Health-related goals are indeed popular New Year’s resolutions. Most of us make a resolution to lose weight and exercise more. However, for many of us, the path to good health is not an easy. Procrastination, family obligations, work demands, or a lack of time can hinder the most well-intended resolution.
America is getting heavier.
Despite public awareness campaigns and other efforts to get people to watch their weight, obesity has taken a significant toll on communities of color and low-income families. When it comes to African American obesity rates, the U.S Department of Health and Human Services, Office of Minority Health report African American women have the highest rates of being overweight or obese compared to other groups in the U.S. About four out of five African American women are overweight or obese.
In 2015, African Americans were 1.4 times as likely to be obese as non- Hispanic whites. Furthermore, in 2015, African American women were 60 percent more likely to be obese than non-Hispanic white women. Likewise, in 2011-2014, African American girls were 50% more likely to be overweight than non-Hispanic white girls. Data from WebMD report a greater urgency for African Americans to modify their lifestyles to participate in regular exercise and to practice healthy eating habits because obesity in the African American community has been directly linked to death, chronic disease, and rising healthcare costs.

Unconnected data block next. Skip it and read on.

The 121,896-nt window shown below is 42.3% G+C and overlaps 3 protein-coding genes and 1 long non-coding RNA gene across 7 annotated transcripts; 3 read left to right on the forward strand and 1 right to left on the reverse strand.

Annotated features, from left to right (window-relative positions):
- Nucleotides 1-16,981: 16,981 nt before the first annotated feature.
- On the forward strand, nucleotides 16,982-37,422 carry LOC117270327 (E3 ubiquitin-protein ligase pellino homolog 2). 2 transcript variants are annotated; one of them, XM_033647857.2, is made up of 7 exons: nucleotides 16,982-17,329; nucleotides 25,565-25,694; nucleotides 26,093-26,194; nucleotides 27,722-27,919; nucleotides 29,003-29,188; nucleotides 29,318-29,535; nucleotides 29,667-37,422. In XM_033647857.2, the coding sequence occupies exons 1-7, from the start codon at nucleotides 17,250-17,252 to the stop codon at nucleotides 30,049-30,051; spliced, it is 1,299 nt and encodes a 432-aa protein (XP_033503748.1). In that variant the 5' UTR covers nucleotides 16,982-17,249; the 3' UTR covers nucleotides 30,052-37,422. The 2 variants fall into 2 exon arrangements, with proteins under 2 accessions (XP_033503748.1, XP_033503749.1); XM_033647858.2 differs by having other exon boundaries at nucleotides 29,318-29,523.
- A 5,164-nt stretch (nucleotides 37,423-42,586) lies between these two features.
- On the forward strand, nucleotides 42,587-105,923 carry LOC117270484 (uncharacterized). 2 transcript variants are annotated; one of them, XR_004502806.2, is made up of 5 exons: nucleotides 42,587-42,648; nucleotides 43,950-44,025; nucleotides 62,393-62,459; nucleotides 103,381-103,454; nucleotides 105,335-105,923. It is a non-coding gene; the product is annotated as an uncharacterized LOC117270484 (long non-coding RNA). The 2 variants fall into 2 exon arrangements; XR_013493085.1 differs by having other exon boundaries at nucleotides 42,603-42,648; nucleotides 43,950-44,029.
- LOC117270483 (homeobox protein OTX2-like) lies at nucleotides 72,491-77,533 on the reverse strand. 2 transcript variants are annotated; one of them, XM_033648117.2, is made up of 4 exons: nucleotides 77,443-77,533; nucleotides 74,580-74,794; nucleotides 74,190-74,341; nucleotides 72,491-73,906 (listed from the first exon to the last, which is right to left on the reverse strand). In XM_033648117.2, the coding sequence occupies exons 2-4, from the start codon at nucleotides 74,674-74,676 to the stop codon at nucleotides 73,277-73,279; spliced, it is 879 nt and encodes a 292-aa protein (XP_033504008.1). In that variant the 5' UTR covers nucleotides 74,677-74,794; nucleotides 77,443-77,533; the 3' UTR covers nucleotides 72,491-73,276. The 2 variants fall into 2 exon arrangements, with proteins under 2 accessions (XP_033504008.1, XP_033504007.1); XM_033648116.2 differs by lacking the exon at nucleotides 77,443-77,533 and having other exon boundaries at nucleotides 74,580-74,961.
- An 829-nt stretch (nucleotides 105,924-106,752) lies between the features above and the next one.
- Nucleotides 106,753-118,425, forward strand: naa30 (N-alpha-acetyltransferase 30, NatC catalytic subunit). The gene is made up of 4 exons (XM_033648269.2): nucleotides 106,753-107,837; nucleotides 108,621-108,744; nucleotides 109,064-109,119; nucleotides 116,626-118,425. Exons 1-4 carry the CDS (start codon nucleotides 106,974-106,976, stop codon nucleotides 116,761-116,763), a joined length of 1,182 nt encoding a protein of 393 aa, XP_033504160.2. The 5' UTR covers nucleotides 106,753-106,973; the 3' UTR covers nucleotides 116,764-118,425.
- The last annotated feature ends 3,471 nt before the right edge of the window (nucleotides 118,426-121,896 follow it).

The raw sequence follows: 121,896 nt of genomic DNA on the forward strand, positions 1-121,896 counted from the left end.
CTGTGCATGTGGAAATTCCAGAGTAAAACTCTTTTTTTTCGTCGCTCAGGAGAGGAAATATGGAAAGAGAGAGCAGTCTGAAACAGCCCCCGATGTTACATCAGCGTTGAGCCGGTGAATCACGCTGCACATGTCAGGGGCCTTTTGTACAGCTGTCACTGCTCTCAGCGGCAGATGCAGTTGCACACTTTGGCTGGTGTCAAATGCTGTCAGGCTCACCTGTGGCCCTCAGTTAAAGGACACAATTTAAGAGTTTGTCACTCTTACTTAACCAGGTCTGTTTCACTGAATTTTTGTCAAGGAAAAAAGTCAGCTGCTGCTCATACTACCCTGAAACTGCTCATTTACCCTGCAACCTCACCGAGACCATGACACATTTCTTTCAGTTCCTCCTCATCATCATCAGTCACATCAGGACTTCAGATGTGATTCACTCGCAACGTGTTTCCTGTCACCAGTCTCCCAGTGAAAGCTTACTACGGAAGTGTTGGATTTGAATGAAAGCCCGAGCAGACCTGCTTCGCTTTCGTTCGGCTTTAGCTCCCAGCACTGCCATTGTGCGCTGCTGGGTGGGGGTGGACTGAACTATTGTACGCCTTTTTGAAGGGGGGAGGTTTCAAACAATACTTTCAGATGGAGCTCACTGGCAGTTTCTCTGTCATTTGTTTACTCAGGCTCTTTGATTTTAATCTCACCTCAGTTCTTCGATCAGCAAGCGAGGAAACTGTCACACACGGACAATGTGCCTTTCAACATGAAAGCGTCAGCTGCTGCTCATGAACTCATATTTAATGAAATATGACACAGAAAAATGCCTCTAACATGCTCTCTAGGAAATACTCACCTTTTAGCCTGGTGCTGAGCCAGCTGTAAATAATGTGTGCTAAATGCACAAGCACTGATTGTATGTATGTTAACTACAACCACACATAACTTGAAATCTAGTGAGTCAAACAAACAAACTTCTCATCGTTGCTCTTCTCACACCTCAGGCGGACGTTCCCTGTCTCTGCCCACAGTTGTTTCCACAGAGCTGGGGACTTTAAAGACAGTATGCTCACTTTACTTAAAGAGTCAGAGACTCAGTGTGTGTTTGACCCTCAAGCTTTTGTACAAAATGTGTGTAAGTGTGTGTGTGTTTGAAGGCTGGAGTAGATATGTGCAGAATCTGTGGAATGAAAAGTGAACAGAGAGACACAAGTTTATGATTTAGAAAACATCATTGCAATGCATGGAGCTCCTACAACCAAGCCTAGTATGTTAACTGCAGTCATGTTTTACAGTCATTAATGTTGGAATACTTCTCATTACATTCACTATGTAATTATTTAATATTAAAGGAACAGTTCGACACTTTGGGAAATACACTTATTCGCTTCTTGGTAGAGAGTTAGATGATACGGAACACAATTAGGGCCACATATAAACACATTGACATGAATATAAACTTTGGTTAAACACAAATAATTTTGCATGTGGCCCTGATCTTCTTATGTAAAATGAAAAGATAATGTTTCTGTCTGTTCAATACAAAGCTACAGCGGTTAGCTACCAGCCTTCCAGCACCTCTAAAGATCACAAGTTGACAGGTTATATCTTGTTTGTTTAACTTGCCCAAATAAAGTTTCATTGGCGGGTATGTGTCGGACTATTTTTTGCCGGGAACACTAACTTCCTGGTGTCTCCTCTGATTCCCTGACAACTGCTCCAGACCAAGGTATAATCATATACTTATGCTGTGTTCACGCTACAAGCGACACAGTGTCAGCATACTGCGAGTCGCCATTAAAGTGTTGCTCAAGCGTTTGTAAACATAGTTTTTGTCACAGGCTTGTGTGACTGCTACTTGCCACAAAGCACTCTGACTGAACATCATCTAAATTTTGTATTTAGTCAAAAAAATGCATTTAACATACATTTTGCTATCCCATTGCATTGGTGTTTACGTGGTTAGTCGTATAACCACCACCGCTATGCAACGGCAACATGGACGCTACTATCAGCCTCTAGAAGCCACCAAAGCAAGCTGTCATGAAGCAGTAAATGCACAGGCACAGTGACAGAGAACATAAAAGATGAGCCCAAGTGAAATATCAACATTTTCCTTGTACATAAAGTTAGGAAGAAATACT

According to Dr. Dean Ornish, founder of the Preventive Medicine Research Institute and advocate for preventive lifestyle measures to treat obesity, “most common chronic diseases, including high blood pressure, elevated cholesterol levels, and heart disease harken back to the lifestyle choices we make every day. Most doctors prescribe a lifetime of medications to treat chronic conditions, but comprehensive lifestyle changes can prevent and even reverse them.” While there is no single or simple solution to combat the obesity epidemic among African American women, regardless of race, ethnicity, age, or gender, everyone should participate in regular exercise and practice healthy eating habits.
Obesity is a complex problem that requires interventions across various entities including national and local policy makers, private and public sector business, academia, healthcare professionals, and community to create and encourage healthy behaviors including eating more fruits and vegetables, drinking less sugar-sweetened beverages, increased physical activity, quality sleep and sleep duration, and decreased screen time.
Taking a proactive stance toward achieving a healthier lifestyle to avoid the consequences of obesity can be a long and arduous journey, but it can be done with small steps each day especially if you set a goal, make time, be determined, and decide to change your life for good. A healthy lifestyle is a valuable resource for reducing the incidence and impact of health problems, for recovery, for coping with life stressors, and for improving the quality of your life. Remember: before you begin an exercise program or make radical changes to your diet, check with your doctor to determine the best exercises and healthy food options for you.
For more information, contact Angie Boddie at the National Caucus and Center on Black Aging, Inc. at 202-637-8400 or visit www.ncba-aging.org.
The opinions expressed in this article are those of the author and do not necessarily reflect those of the Diverse Elders Coalition.